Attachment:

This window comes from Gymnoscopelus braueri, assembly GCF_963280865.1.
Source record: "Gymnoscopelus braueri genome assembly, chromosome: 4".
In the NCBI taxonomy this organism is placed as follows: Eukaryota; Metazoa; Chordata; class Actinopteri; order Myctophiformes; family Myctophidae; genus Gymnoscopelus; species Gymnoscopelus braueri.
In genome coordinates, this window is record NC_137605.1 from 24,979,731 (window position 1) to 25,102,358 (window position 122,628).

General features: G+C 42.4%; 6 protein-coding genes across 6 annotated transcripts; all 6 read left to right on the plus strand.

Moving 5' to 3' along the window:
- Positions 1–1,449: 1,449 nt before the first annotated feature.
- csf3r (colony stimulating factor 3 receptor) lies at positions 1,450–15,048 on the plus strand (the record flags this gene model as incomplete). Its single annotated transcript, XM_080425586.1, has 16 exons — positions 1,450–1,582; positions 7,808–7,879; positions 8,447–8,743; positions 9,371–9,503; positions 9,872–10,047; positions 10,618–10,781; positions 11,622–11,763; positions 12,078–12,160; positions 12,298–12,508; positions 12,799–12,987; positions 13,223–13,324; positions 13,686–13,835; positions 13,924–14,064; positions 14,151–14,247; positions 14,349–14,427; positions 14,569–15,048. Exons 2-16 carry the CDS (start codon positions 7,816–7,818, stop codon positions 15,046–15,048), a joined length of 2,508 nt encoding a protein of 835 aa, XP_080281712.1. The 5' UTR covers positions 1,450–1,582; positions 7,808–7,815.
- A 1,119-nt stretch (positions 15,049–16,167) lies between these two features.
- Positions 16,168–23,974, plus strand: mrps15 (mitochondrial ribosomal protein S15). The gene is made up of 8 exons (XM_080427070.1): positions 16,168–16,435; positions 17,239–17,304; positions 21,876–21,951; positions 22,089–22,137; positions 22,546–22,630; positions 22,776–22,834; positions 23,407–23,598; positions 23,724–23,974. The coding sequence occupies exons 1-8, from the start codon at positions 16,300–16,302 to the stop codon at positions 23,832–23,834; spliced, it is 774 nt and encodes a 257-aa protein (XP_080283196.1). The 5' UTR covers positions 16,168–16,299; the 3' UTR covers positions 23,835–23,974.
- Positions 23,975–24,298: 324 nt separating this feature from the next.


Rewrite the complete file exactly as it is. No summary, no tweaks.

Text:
This window comes from Gymnoscopelus braueri, assembly GCF_963280865.1.
Source record: "Gymnoscopelus braueri genome assembly, chromosome: 4".
In the NCBI taxonomy this organism is placed as follows: Eukaryota; Metazoa; Chordata; class Actinopteri; order Myctophiformes; family Myctophidae; genus Gymnoscopelus; species Gymnoscopelus braueri.
In genome coordinates, this window is record NC_137605.1 from 24,979,731 (window position 1) to 25,102,358 (window position 122,628).

General features: G+C 42.4%; 6 protein-coding genes across 6 annotated transcripts; all 6 read left to right on the plus strand.

Moving 5' to 3' along the window:
- Positions 1–1,449: 1,449 nt before the first annotated feature.
- csf3r (colony stimulating factor 3 receptor) lies at positions 1,450–15,048 on the plus strand (the record flags this gene model as incomplete). Its single annotated transcript, XM_080425586.1, has 16 exons — positions 1,450–1,582; positions 7,808–7,879; positions 8,447–8,743; positions 9,371–9,503; positions 9,872–10,047; positions 10,618–10,781; positions 11,622–11,763; positions 12,078–12,160; positions 12,298–12,508; positions 12,799–12,987; positions 13,223–13,324; positions 13,686–13,835; positions 13,924–14,064; positions 14,151–14,247; positions 14,349–14,427; positions 14,569–15,048. Exons 2-16 carry the CDS (start codon positions 7,816–7,818, stop codon positions 15,046–15,048), a joined length of 2,508 nt encoding a protein of 835 aa, XP_080281712.1. The 5' UTR covers positions 1,450–1,582; positions 7,808–7,815.
- A 1,119-nt stretch (positions 15,049–16,167) lies between these two features.
- Positions 16,168–23,974, plus strand: mrps15 (mitochondrial ribosomal protein S15). The gene is made up of 8 exons (XM_080427070.1): positions 16,168–16,435; positions 17,239–17,304; positions 21,876–21,951; positions 22,089–22,137; positions 22,546–22,630; positions 22,776–22,834; positions 23,407–23,598; positions 23,724–23,974. The coding sequence occupies exons 1-8, from the start codon at positions 16,300–16,302 to the stop codon at positions 23,832–23,834; spliced, it is 774 nt and encodes a 257-aa protein (XP_080283196.1). The 5' UTR covers positions 16,168–16,299; the 3' UTR covers positions 23,835–23,974.
- Positions 23,975–24,298: 324 nt separating this feature from the next.